4. Accuracy of dithering: We do not yet have good statistics on the accuracy of HST dither offsets. During the Hubble Deep Field, nearly all dithers were placed to within 10 mas (during +/- 1.3" offsets and returns separated by multiple days), although in a few cases the dither was off by more than 25 mas, and on one occasion (out of 107 reacquisitions) the telescope locked on a secondary FGS peak causing the pointing to be off by approximately 1" as well as a field rotation of about 4 arcminutes. The software which was developed for the Hubble Deep Field is able to reconstruct images even for these non-optimal dithers, still gaining in resolution over non-dithered data. This software will be available in STSDAS in mid 1996 and is based on the variable pixel linear reconstruction technique developed by Fruchter and Hook (this procedure is also known as "dripping and drizzling"). The Richardson-Lucy-Hook non-linear deconvolution technique (STSDAS task ACOADD) can also use non-optimal dithers.

The simplest way to schedule dithers is to use the options DITHER-TYPE=LINE (e.g. for two-point diagonal dithers) or DITHER-TYPE=BOX (for four-point dithers). Alternative approaches are to specify a spatial scan or to use POS TARGs. Note that when the WF3 is specified as an aperture, the POS TARG axes run exactly along the WF3 rows and columns. For the other chips, they only run approximately along the rows and columns due to the small amount of rotation between CCDs. For small dithers these rotations are not important.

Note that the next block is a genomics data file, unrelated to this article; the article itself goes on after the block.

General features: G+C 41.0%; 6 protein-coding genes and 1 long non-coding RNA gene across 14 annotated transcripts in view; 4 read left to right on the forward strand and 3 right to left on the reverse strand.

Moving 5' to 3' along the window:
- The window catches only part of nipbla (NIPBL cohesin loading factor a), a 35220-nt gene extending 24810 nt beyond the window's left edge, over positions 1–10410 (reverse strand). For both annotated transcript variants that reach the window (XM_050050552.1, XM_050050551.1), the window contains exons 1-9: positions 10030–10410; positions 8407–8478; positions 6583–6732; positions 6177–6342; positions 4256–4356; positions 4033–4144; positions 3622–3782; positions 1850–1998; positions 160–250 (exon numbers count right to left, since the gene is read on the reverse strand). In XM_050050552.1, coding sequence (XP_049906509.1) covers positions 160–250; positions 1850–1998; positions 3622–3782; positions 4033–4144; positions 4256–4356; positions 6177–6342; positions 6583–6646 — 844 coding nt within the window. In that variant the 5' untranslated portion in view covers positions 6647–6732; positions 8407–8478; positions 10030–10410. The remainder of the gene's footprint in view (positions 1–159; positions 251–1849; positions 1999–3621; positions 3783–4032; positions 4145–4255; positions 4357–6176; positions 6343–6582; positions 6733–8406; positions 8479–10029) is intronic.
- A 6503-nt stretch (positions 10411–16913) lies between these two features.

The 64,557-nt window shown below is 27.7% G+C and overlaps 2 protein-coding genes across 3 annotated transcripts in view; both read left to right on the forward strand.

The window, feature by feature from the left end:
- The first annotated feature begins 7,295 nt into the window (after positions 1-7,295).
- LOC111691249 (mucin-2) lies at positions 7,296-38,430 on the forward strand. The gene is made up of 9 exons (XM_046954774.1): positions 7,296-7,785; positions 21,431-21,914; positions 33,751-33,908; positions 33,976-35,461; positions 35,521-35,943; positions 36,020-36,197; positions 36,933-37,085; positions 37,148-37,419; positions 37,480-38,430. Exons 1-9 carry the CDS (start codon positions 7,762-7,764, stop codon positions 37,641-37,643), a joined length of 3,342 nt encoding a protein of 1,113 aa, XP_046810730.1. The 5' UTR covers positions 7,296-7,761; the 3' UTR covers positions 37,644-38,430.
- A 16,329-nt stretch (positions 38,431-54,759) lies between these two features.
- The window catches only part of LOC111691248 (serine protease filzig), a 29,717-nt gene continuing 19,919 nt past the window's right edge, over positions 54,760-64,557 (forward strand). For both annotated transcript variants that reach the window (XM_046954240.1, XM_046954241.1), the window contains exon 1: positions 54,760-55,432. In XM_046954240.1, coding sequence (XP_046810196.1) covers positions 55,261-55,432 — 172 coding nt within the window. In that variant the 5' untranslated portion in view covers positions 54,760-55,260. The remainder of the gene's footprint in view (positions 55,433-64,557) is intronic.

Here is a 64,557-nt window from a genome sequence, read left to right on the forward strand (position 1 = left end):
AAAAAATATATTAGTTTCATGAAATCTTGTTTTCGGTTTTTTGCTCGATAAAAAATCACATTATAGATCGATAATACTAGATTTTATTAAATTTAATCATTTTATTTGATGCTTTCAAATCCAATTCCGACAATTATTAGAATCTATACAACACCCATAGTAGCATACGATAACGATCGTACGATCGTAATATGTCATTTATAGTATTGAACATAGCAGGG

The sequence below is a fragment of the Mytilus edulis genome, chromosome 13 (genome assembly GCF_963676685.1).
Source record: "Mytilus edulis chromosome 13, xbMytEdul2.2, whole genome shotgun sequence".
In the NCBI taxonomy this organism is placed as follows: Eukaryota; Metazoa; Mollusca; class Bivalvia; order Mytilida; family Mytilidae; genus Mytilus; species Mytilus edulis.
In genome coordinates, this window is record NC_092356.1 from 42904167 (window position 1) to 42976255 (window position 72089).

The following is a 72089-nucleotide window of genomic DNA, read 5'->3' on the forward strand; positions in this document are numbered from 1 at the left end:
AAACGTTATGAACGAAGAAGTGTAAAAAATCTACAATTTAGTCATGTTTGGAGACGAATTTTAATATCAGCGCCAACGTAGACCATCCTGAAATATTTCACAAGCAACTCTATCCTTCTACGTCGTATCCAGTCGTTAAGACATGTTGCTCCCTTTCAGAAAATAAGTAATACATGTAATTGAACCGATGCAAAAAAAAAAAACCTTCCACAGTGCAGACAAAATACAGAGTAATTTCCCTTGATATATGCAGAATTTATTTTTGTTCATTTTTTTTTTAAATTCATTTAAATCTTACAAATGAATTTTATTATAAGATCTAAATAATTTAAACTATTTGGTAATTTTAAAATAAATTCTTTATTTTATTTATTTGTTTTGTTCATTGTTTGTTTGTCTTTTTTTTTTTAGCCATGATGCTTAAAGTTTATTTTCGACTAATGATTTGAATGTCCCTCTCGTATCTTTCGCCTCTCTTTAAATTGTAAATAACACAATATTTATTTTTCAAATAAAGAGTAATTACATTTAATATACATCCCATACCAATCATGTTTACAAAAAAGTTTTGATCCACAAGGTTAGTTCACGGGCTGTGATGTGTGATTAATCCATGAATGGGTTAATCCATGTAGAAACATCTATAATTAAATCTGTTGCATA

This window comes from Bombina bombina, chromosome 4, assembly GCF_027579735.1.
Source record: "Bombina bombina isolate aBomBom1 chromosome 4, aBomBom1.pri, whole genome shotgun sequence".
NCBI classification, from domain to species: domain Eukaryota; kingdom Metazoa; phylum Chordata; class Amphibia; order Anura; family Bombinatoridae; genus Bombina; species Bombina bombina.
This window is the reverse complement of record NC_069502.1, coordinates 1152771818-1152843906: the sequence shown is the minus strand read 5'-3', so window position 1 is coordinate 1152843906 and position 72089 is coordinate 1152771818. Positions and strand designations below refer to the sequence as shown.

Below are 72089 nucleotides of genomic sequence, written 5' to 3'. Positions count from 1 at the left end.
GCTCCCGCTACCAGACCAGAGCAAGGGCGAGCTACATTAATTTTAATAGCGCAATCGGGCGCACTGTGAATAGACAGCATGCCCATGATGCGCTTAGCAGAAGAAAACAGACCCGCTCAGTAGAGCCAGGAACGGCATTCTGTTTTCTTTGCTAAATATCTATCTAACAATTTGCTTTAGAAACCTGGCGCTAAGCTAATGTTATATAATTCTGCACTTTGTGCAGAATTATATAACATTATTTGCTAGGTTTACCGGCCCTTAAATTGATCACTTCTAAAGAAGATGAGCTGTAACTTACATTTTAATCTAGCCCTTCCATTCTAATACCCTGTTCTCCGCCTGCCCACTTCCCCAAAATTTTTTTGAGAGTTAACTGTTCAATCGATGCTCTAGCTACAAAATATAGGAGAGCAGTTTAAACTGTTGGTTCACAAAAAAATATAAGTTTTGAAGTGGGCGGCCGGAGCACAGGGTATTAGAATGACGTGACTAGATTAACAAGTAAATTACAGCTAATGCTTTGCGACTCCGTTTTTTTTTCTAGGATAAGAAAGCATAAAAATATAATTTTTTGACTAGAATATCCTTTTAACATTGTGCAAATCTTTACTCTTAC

Some specific offsets allow one to shift by convenient amounts both the PC and the WFC chips. For instance an offset of 0.5" is equivalent to 5 WFC pixels and 11 PC pixels. The default DITHER-LINE spacing of 0.3535" along the diagonal is equivalent to shifts of (2.5,2.5) pixels for the WFC and (5.5,5.5) pixels for the PC.

Note that large dithers will incur errors due to the camera geometric distortion which increases toward the CCD corners and alters the image scale by about 2% at the corners. Hence a 1.993" offset will be 20.3 WF pixels at the field center, but suffer a 0.4 pixel error at the CCD corners. Large dithers may also occasionally require a different set of guide stars for each pointing, thus greatly reducing the expected pointing accuracy (accuracy only ~1" due to guide star catalogue). One set of software presently available to handle the reduction of large dithers (which show the effects of geometric distortion) is the Fruchter-Hook code developed for reduction of the Hubble Deep Field images.

For related articles on dither strategies, see the January, 1995 issue of the WFPC2 Space Telescope Analysis Newsletter and the February, 1995 issue of the ST-ECF Newsletter. For more information on dithering, please see "Questions about Dithering WFPC2 Observations" on the "Frequently Asked Questions" page of the WFPC2 WWW area. For detailed information on POS TARGs, please see the report "Dithering: Relationship Between POS TARGs and CCD Rows/Columns" obtainable from the WFPC2 WWW pages or help@stsci.edu.